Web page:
Background: We performed a national population-based study examining the incidence of both venous and arterial thromboembolic events in patients hospitalized with inflammatory bowel disease over the past decade.
Methods: A retrospective cross-sectional analysis using the Nationwide Inpatient Sample Database was performed. Patients hospitalized with Crohn's disease and ulcerative colitis were identified using ICD-9 codes. The incidence of clinically relevant venous thromboembolic events and arterial thromboembolic events including myocardial infarction, visceral ischemia, cerebrovascular accidents, and peripheral arterial events was examined.
Results: During the study period, 461,415 hospitalized inflammatory bowel disease patients were identified. Among these patients, 28,820 had a diagnosis of a thromboembolic event (overall prevalence of 6%). The incidence of thromboembolic events in patients with inflammatory bowel disease rose from 5.65% in 2000 to 7.17% by 2009. There were 18,270 (3.96%) patients who had an arterial thrombotic event, the most common being myocardial infarction (50%), followed by visceral ischemia (25%), and cerebrovascular incidents (22%). There were 11,083 (2.4%) patients identified to have had a venous thrombotic event, with the most common manifestation being deep vein thrombosis (77%), pulmonary embolism (32%), and portal vein thrombosis (3.9%).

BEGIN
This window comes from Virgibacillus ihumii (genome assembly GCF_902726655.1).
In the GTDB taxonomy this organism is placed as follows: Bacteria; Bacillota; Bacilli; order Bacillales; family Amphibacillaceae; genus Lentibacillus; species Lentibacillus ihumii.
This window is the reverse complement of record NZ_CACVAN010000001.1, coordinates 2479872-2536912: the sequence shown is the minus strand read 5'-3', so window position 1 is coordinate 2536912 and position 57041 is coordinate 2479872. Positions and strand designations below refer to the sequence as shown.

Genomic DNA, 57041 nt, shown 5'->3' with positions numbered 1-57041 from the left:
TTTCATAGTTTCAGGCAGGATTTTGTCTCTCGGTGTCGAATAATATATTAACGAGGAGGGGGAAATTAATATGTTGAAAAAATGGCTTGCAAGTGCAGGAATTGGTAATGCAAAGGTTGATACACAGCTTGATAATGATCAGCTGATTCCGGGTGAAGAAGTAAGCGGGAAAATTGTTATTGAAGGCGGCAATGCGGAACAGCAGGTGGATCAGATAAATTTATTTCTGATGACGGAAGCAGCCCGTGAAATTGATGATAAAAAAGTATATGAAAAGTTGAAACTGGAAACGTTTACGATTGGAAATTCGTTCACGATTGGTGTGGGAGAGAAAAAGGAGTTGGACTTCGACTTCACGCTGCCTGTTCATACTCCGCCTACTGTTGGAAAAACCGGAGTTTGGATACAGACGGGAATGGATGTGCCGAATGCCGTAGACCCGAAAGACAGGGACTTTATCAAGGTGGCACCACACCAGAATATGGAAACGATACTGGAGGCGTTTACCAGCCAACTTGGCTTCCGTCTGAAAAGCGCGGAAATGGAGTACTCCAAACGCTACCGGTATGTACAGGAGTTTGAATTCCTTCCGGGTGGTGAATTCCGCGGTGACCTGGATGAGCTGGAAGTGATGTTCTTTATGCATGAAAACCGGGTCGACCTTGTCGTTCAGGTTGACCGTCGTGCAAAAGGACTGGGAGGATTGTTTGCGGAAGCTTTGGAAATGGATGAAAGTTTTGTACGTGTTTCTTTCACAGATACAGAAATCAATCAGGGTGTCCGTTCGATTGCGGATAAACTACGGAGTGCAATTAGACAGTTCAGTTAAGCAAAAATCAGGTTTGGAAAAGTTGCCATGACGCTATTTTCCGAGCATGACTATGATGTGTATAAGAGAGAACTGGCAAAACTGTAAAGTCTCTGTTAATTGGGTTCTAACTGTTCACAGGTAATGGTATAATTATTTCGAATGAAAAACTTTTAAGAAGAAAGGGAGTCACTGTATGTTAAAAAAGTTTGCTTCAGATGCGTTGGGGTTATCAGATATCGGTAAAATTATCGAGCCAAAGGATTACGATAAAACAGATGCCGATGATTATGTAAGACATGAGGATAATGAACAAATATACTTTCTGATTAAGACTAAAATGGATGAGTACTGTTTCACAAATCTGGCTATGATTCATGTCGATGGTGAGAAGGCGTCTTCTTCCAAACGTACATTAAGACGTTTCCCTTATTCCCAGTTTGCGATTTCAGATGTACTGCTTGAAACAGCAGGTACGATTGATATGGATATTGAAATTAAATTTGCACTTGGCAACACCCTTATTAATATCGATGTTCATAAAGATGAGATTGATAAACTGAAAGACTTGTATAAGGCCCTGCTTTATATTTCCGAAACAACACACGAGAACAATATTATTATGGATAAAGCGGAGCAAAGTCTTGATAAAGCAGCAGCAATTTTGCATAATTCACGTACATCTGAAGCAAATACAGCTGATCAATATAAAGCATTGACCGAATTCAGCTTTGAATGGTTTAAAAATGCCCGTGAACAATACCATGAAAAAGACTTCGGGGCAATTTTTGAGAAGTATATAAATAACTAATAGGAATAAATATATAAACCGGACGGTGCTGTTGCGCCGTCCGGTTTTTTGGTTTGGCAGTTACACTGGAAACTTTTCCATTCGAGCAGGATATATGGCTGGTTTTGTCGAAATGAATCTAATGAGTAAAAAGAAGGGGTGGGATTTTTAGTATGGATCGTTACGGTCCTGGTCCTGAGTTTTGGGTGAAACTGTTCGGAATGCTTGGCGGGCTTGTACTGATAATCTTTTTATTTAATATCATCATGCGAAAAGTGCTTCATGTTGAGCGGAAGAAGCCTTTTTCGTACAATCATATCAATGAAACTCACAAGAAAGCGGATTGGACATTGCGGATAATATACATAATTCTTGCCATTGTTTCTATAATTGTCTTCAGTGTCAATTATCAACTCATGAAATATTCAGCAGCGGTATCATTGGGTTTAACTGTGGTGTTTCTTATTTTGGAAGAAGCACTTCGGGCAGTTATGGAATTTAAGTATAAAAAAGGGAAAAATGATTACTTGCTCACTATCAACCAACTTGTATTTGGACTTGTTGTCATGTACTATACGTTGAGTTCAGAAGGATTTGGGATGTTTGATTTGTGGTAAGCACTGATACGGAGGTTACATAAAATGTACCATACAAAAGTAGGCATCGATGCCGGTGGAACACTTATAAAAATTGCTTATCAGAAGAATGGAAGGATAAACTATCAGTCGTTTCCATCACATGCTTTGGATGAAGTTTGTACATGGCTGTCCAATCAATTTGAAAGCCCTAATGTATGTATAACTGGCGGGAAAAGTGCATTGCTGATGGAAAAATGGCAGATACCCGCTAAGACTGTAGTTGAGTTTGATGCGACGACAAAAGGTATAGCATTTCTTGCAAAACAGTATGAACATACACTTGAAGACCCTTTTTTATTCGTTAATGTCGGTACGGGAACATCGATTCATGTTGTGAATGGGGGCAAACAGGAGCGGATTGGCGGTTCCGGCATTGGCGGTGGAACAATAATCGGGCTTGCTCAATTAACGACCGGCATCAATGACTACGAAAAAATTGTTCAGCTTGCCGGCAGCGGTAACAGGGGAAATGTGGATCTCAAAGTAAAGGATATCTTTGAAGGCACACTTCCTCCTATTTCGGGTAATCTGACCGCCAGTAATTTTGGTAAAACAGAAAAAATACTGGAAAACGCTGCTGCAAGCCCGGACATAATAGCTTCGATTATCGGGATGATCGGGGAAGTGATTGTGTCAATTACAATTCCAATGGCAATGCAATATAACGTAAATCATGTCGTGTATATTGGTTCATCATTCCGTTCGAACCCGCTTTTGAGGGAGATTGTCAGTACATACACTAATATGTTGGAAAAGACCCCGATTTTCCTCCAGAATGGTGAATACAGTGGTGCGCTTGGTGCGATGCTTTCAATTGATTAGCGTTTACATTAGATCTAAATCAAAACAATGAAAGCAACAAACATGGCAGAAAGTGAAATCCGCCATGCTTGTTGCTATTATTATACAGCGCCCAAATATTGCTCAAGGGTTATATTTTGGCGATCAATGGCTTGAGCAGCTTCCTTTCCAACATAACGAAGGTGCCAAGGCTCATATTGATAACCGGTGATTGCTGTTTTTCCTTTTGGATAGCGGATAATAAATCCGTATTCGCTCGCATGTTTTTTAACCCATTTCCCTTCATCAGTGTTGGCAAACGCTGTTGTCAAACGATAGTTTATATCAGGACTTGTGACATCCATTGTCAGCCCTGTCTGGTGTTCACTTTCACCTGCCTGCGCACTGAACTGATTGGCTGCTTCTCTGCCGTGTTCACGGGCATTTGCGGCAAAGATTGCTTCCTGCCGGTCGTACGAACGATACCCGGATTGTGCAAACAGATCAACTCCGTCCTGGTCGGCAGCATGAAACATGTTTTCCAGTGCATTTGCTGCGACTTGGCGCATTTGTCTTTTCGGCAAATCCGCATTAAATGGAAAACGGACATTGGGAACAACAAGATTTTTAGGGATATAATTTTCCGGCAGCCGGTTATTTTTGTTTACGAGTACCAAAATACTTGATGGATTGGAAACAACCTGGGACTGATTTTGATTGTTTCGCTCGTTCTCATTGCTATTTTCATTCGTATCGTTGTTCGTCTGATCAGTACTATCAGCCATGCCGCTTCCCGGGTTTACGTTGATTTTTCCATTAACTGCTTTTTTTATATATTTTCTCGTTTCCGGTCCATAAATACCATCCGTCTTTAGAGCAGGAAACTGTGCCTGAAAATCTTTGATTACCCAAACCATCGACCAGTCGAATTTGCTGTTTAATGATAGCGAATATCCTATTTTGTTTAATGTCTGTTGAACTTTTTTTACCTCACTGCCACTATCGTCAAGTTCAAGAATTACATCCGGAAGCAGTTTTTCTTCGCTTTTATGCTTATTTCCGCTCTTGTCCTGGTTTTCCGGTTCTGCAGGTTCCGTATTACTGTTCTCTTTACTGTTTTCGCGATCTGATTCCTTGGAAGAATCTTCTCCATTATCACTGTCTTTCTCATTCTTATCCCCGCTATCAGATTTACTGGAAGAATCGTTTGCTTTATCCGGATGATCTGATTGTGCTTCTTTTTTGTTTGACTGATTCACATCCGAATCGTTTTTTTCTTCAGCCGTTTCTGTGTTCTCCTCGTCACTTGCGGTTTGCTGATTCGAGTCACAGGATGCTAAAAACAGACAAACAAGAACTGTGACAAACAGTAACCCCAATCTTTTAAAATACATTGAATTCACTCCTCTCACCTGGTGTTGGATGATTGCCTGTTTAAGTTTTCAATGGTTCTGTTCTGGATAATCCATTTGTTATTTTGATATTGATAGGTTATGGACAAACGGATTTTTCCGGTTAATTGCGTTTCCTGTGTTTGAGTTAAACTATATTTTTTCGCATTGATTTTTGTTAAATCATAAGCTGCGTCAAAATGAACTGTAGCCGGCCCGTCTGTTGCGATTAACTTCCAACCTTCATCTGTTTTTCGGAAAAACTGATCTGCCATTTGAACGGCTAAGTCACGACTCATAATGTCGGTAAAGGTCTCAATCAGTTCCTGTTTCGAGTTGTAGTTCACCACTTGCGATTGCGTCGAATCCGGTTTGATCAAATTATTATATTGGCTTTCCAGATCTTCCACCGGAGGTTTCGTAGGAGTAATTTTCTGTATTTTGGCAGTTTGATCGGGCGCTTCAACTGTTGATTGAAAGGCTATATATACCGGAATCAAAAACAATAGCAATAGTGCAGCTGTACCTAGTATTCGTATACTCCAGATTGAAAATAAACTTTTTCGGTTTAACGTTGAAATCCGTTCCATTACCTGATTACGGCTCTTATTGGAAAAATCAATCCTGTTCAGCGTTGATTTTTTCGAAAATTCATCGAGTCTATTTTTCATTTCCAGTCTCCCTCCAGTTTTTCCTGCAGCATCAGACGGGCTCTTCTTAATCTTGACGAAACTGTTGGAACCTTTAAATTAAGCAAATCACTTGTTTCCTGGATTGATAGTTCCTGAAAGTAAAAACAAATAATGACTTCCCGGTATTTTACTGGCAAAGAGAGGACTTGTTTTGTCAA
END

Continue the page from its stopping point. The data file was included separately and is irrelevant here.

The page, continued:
Conclusion: An increasing incidence of thromboembolic event in patients with inflammatory bowel disease was observed over the past decade. Interestingly, there were more arterial thrombotic events in comparison to venous thrombotic events.
Keywords: Inflammatory bowel disease; arterial embolic events; thromboembolic events; venous embolic events.
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